Prime Minister Sanna Marin (SDP) and Minister of Finance Annika Saarikko talked during a plenary session in the Finnish Parliament on 28 September 2022. Marin and Saarikko on Thursday responded to criticism levelled at the government’s continuing fiscal stimulus by the International Monetary Fund (IMF). (Jussi Nukari – Lehtikuva)


PRIME MINISTER Sanna Marin (SDP) and Minister of Finance Annika Saarikko (Centre) have responded to criticism levelled against stimulative fiscal policy by the International Monetary Fund (IMF).

The IMF on Thursday recommended that the fiscal impulse be reversed next year in order to rein in the debt burden of the national economy and not to contribute to already significant inflationary pressures.

The reversal, it gauged, could be accomplished partly through better targeting energy support measures.

“This should be followed by a gradual, but well-defined and well-communicated medium-term consolidation plan based on measures identified in the comprehensive spending and tax reviews,” its concluding statement reads. “Structural reforms to boost long-term growth remain a priority, including changes to the collective bargaining system that would facilitate adjustment to shocks and retain a sufficient degree of coordination to safeguard competitiveness.”

Eurostat has released preliminary data indicating that consumer prices surged by 8.3 per cent in Finland in October. The rate of inflation is expected to be roughly seven per cent in 2022 and 4.5 per cent in 2023, according to the IMF.

The inflationary environment, in turn, is forecast to contribute to sluggish economic growth in the near term.

“The mission expects growth to be around zero next year, followed by a slow recovery and a return to a potential growth of slightly above one per cent,” said the IMF. “Higher energy prices (feeding through to inflation) and higher interest rates have already dented households’ purchasing power and confidence, but the full impact on consumption and the housing market is expected to be felt only in the first half of next year as mortgage rates are more fully reset, fixed-price energy contracts increasingly expired, and savings buffers slowly exhausted.”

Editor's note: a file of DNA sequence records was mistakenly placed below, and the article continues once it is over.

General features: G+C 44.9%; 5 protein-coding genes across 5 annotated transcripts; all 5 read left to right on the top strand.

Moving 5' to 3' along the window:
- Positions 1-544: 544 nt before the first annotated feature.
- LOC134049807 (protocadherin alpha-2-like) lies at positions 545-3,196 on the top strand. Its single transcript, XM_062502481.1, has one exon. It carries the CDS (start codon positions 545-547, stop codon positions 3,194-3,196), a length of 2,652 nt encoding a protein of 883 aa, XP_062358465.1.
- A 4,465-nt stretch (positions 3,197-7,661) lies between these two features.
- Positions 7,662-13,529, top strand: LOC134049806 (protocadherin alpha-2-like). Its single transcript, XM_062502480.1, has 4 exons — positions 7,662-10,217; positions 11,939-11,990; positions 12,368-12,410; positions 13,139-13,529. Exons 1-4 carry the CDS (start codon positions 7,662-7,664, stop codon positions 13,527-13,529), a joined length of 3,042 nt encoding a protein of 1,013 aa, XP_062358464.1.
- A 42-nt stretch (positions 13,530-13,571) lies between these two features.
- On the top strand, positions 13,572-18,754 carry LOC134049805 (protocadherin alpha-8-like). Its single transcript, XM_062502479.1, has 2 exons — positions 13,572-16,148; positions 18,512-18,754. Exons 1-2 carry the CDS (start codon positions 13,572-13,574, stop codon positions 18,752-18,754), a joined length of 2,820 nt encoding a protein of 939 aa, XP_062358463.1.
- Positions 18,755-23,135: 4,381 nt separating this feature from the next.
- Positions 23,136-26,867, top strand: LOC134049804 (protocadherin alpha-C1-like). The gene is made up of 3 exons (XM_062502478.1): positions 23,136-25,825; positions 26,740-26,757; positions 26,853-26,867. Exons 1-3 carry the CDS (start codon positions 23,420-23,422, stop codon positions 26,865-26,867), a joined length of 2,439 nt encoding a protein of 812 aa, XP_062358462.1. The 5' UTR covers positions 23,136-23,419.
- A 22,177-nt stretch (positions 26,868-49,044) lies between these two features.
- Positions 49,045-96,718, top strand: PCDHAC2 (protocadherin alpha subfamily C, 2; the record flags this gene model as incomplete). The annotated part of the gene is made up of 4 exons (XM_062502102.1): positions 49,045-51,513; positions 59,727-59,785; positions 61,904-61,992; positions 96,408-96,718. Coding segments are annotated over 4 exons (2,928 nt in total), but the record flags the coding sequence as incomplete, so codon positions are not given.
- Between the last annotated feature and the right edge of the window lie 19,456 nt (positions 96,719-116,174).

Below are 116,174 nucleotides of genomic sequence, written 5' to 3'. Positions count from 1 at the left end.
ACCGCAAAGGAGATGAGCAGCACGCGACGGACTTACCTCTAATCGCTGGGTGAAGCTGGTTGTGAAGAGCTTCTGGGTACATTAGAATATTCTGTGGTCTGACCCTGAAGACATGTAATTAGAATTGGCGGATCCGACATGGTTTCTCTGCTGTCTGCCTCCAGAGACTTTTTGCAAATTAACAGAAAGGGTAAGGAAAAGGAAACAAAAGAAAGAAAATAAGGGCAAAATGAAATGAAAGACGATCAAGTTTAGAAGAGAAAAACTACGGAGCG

Marin responded to the criticism in the Parliament House on Thursday: “If we compare to many other countries that have spent money during the pandemic or energy crisis, I’d say Finland has invested fairly moderately in society,” she was quoted saying by Helsingin Sanomat.

Saarikko viewed that the government has made largely successful decisions in the area of fiscal policy but stressed the importance of not allowing the crises to overshadow foundational problems in the Finnish economy.

“I’ve held on to the principle that next year’s measures against inflation should be temporary and carefully targeted. But it’s clear that these crises mustn’t overshadow permanent problems in the Finnish economy,” she was quoted saying at a news conference, pointing to issues such as population ageing, growing service demand and productivity development.

“This means that we can’t continue the same kind and extent of financial support we gave to households, municipalities and businesses during the pandemic during the current and possible future crises,” added Saarikko.

She highlighted that the measures adopted to support citizens to cope with rising energy prices this winter are temporary and targeted exclusively at those who genuinely need support.

Aleksi Teivainen – HT